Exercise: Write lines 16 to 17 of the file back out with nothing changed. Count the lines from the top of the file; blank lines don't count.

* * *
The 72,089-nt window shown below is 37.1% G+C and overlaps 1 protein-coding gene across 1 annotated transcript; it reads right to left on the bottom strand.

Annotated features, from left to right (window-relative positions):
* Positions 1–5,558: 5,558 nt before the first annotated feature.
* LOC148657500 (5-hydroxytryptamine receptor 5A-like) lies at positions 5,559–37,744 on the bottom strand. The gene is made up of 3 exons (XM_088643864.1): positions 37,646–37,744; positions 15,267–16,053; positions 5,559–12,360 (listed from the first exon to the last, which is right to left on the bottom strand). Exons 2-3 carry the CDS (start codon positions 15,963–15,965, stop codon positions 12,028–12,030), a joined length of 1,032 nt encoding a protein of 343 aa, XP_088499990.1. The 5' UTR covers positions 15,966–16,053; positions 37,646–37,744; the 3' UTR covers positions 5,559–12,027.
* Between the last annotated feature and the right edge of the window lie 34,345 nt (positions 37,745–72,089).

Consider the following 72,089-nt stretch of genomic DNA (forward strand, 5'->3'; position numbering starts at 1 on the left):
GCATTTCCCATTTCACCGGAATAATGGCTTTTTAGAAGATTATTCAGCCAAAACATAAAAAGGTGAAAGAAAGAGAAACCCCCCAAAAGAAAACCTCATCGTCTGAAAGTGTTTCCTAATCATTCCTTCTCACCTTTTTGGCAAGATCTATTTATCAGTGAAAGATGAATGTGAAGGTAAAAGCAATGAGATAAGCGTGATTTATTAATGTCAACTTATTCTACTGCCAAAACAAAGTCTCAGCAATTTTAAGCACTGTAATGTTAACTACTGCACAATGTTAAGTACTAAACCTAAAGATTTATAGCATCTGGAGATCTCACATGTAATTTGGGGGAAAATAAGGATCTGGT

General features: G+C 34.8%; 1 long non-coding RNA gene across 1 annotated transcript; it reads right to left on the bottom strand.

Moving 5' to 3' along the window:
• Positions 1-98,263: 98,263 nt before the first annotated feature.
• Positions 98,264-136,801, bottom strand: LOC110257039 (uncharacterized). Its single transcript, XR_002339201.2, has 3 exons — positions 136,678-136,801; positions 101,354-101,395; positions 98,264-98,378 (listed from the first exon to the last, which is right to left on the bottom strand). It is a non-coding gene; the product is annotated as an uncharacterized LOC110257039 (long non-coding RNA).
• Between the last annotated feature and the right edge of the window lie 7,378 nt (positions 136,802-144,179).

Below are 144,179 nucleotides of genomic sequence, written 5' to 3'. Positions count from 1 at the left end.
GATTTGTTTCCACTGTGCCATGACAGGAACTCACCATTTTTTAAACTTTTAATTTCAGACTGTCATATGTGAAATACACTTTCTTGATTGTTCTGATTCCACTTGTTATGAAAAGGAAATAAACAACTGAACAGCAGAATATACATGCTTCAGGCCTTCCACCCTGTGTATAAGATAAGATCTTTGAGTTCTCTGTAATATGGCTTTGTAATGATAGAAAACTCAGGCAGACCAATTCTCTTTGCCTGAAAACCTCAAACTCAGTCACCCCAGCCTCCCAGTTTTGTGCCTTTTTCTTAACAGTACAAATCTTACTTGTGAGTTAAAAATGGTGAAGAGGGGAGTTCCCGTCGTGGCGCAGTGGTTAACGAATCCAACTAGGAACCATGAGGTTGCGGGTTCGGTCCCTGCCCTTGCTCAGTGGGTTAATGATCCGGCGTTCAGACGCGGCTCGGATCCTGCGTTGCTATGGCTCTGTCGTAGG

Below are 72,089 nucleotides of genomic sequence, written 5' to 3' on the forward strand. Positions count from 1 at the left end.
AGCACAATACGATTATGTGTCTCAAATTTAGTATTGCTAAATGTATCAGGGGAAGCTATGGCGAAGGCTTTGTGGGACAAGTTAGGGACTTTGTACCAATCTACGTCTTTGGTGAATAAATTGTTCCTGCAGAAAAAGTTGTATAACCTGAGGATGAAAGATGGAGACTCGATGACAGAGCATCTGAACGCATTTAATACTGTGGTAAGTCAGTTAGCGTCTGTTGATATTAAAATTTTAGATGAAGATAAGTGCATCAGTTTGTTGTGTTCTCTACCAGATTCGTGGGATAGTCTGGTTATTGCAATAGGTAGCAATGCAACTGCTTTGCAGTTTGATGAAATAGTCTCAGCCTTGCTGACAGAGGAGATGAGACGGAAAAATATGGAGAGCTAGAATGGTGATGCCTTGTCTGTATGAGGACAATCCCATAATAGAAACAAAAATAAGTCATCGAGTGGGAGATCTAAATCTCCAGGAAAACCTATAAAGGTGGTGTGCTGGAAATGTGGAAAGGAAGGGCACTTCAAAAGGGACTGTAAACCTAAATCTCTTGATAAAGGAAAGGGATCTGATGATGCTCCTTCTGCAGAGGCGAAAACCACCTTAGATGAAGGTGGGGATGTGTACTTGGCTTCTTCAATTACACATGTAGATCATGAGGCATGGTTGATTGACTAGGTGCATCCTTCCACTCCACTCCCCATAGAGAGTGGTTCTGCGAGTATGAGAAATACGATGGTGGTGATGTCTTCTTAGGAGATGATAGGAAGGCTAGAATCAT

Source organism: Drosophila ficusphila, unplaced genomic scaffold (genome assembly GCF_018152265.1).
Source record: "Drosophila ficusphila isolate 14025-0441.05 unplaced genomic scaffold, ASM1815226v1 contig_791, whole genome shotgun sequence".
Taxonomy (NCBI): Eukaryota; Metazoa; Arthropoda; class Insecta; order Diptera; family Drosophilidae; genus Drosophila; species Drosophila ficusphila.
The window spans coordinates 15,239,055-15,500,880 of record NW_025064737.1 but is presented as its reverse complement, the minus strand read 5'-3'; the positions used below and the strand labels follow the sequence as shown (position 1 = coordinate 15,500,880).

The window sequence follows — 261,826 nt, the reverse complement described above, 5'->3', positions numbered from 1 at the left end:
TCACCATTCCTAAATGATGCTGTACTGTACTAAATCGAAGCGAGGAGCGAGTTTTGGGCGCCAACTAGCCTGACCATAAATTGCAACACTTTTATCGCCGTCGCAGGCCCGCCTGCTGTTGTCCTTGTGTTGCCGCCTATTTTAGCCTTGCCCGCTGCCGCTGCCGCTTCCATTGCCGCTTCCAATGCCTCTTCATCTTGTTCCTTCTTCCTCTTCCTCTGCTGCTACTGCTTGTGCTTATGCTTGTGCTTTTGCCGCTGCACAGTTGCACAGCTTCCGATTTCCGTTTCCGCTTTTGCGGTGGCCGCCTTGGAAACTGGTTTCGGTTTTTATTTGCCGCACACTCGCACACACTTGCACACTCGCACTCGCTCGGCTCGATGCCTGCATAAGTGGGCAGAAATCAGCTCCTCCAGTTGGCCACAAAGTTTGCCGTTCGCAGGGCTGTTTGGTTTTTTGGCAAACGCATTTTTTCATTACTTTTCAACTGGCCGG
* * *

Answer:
AGCACAATACGATTATGTGTCTCAAATTTAGTATTGCTAAATGTATCAGGGGAAGCTATGGCGAAGGCTTTGTGGGACAAGTTAGGGACTTTGTACCAATCTACGTCTTTGGTGAATAAATTGTTCCTGCAGAAAAAGTTGTATAACCTGAGGATGAAAGATGGAGACTCGATGACAGAGCATCTGAACGCATTTAATACTGTGGTAAGTCAGTTAGCGTCTGTTGATATTAAAATTTTAGATGAAGATAAGTGCATCAGTTTGTTGTGTTCTCTACCAGATTCGTGGGATAGTCTGGTTATTGCAATAGGTAGCAATGCAACTGCTTTGCAGTTTGATGAAATAGTCTCAGCCTTGCTGACAGAGGAGATGAGACGGAAAAATATGGAGAGCTAGAATGGTGATGCCTTGTCTGTATGAGGACAATCCCATAATAGAAACAAAAATAAGTCATCGAGTGGGAGATCTAAATCTCCAGGAAAACCTATAAAGGTGGTGTGCTGGAAATGTGGAAAGGAAGGGCACTTCAAAAGGGACTGTAAACCTAAATCTCTTGATAAAGGAAAGGGATCTGATGATGCTCCTTCTGCAGAGGCGAAAACCACCTTAGATGAAGGTGGGGATGTGTACTTGGCTTCTTCAATTACACATGTAGATCATGAGGCATGGTTGATTGACTAGGTGCATCCTTCCACTCCACTCCCCATAGAGAGTGGTTCTGCGAGTATGAGAAATACGATGGTGGTGATGTCTTCTTAGGAGATGATAGGAAGGCTAGAATCAT

Source organism: Drosophila ficusphila, unplaced genomic scaffold (genome assembly GCF_018152265.1).